SEGMENT
50
Plate Current Amps
0
1
2
3
4
1.0
1.5
Plate Voltage kV
5
0
MEMORY
1
2
3
4
Fwd
Ip
Vp
Ig
DIM
SND
SWR
FLT
PEP
DEL
ON
ON/OFF
AMP
ANT SEL
Gain
10
SAVE
TUNE
RCL
DEF
1
2
AUTO
LOAD
ALPHA
ANTENNA SELECT
1
2
3
30
50
9500
OPER
MICROPROCESSOR CONTROLLED HF LINEAR AMPLIFIER
STBY
4
Table 2-1 Amplifier Buttons (listed alphabetically)
Button
Purpose
ANTENNA SELECT
Determines which one or two of the four antenna output ports to use.
BAND
Selects an amateur band, designated in megahertz (MHz).
DEL
Displays the delivered power from the amplifier to the selected antenna
port in watts (W).
DIM
Controls the brightness of the display LEDs.
FLT
Sets the 7-segment display to show the last fault. Also loads new
firmware.
Fwd
Sets the 7-segment display to show forward power in W.
GAIN
Displays the gain in decibels (dB).
GRID CURRENT
Displays the grid current in milliamperes (mA).
Ig
Sets the 7-segment display to show grid current in mA.
Ip
Sets the 7-segment display to show plate current in mA.
LOAD
Controls the load capacitor.
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Amplifier Components
Table 2-1 Amplifier Buttons (listed alphabetically)
Button
Purpose
MEMORY
Selects one of three sets of segment memories:
2
• DEF — factory-default settings and user memories
• 1 or 2
• AUTO — autotune
ON (AMP)
Turns the amplifier tube and voltage on.
ON/OFF (ANT SEL)
Turns the antenna select on; the amplifier tube is not on.
OPER
Sets the amplifier to the operate position.
PEP
Toggles between PEP mode and carrier/tune mode.
PLATE CURRENT meter
Displays the plate current in milliamperes (mA).
PLATE VOLTAGE meter
Displays the plate voltage in volts (V).
RCL
(Currently nonfunctional)
RF POWER kW meter
Displays the forward power in W.
SAVE
Saves the current settings.
SEGMENT
Selects different frequencies within each band.
SND
Controls the sound volume (not yet implemented).
STBY
Sets the amplifier to standby (bypass).
SWR meter
Sets the 7-segment display to show SWR.
TUNE (UP or DOWN)
Controls the tune capacitor.
Vp
Sets the 7-segment display to show plate voltage in V.
2.5 Display Board
The display board is the largest board in the amplifier and spans the entire
inside front panel. It has three microcontrollers, one each to control the
stepper motors; the LEDs and 7-segment display and push buttons; and
the sound controller.
2.6 Firmware
The ALPHA 9500 firmware revolves around the Inter-IC (I2C) bus,
developed by Philips for the control of medium-to-high-scale consumer
electronics. This bus allows a master controller to communicate with a
number of slaves.
A single master communicates rapidly and bidirectionally with a number
of slaves, each of which performs a subset of the task required to make an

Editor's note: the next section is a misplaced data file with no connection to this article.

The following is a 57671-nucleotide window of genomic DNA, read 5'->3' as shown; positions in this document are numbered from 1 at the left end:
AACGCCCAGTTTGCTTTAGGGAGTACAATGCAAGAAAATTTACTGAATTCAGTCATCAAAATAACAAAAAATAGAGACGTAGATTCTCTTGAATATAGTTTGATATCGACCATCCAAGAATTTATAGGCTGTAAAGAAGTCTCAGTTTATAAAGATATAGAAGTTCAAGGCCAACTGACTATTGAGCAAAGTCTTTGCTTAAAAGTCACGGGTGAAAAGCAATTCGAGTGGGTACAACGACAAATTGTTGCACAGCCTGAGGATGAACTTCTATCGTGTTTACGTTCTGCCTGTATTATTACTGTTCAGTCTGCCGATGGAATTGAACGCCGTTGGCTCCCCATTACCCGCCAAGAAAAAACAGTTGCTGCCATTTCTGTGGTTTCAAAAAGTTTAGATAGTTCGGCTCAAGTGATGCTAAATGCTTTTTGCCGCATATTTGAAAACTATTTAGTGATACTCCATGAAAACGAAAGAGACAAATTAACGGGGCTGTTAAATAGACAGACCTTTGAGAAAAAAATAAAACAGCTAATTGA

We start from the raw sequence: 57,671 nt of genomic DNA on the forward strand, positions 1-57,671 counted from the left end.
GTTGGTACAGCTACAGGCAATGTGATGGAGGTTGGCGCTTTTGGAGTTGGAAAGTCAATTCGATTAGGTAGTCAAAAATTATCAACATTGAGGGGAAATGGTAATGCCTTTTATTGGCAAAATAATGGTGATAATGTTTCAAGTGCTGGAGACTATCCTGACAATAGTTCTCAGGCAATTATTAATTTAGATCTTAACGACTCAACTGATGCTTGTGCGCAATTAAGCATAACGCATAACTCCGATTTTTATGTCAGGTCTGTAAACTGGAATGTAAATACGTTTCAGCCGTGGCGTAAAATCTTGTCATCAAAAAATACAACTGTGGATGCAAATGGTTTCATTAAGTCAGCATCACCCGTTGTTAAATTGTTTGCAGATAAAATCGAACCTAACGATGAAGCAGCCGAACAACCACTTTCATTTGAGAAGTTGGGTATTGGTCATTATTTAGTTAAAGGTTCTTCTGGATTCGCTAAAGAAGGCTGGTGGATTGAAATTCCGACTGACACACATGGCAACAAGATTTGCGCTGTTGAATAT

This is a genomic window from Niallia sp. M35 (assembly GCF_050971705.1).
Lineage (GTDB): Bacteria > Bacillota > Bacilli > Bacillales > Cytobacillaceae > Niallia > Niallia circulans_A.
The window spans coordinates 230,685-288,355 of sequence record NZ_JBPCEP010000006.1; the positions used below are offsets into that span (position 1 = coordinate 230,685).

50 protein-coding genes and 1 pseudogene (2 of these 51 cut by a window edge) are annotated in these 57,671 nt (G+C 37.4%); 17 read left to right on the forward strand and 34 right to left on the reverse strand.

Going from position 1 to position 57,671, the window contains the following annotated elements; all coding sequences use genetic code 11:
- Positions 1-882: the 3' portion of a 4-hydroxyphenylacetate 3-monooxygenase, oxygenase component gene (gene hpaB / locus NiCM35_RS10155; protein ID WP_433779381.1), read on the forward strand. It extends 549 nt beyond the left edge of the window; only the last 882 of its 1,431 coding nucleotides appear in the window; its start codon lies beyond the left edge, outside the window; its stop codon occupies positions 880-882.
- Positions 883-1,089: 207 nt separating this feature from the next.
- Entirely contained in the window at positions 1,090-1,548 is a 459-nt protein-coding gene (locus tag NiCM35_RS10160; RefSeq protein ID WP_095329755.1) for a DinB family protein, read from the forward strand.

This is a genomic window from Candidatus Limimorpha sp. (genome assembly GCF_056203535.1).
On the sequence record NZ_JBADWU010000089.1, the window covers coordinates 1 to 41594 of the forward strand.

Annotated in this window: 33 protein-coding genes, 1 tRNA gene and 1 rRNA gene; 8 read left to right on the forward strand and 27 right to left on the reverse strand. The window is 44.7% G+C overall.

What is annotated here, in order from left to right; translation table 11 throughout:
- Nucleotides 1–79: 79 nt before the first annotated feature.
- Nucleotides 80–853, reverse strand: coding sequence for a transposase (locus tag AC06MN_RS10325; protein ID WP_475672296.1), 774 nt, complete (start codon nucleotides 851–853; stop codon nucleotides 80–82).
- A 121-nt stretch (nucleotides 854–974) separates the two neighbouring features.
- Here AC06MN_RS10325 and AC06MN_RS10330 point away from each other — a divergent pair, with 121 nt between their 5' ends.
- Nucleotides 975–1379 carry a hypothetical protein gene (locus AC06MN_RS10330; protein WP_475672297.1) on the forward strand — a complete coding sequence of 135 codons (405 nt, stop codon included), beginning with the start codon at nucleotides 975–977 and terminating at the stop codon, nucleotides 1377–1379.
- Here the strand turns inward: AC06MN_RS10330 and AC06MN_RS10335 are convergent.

operational amplifier. Each slave is independently addressable.
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The time for the master to cycle through one round of communications
with all slaves and perform its own tasks defines the natural “heartbeat”
for the amplifier. This heartbeat is 10 ms, which is faster than the response
time of the human eye.
2
You can upgrade the master firmware via a serial or USB connection to a
Microsoft Windows PC. For information, see 8, “Maintaining and
Upgrading the Amplifier,” page 8–1.
2.7 Master-Control Board
The master-control board is the heart of the amplifier. It is based around
a PIC microcontroller, the master of the I2C bus. This microcontroller
communicates with each controller on the other boards in the amplifier. It
is used to monitor all the critical voltages and currents in the amplifier, as
well as the input power and output forward and reflected power. It uses
these converted values to control the amplifier’s operation and to send
data to the front panel, so that the correct LEDs are lit and the stepper
motors move to the correct positions. A standard 9-pin RS-232 serial port
is provided for control and monitoring and is found on the back of the
ALPHA 9500. A USB port is also provided. Either port may be used, but
only one may be active at any one time.
The amplifier automatically senses when a PC is attached to the USB port,
and uses that port. If nothing is connected to the USB, the amplifier
automatically switches back to the RS-232 serial port.
2.8 Output-Tank Circuit
The output-tank circuit provides reliable high-efficiency, low-distortion
performance in a very compact volume. The basic topology is “pi-L”,
which provides harmonic attenuation adequate to meet the requirements
of all countries globally that permit power outputs of 1500 W.
Band switching is under automatic control, accomplished by a 4-wafer
band switch. These wafers are used as multifunction tap selectors, which
simultaneously select band taps on the inductors and include varying
amounts of capacitance to provide band spread on the tune and load
capacitors. The wafers are in the RF tank area. The band-switch position
is controlled by a stepper motor in the front subchassis.
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Amplifier Components
2.9 Power Supply
The power supply has two major sections: a switch-mode supply for the
logic circuitry and a conventional transformer supply for all other
voltages.
When the amplifier is plugged into the AC line, the switch-mode supply
is always on and all the microprocessors are active. It is usual for some of
the front panel LEDs to blink momentarily when the unit is first plugged
in.
The remaining voltages are produced by the mains and HV boards,
described below.
Mains Board
Figure 2-5 Mains board
Power-supply functions are split between the mains board and the HV
board. The mains board deals mostly with the primary side of the
transformer. The various taps for the transformer primary are routed
through this board and so is the AC line input. Relays on the mains board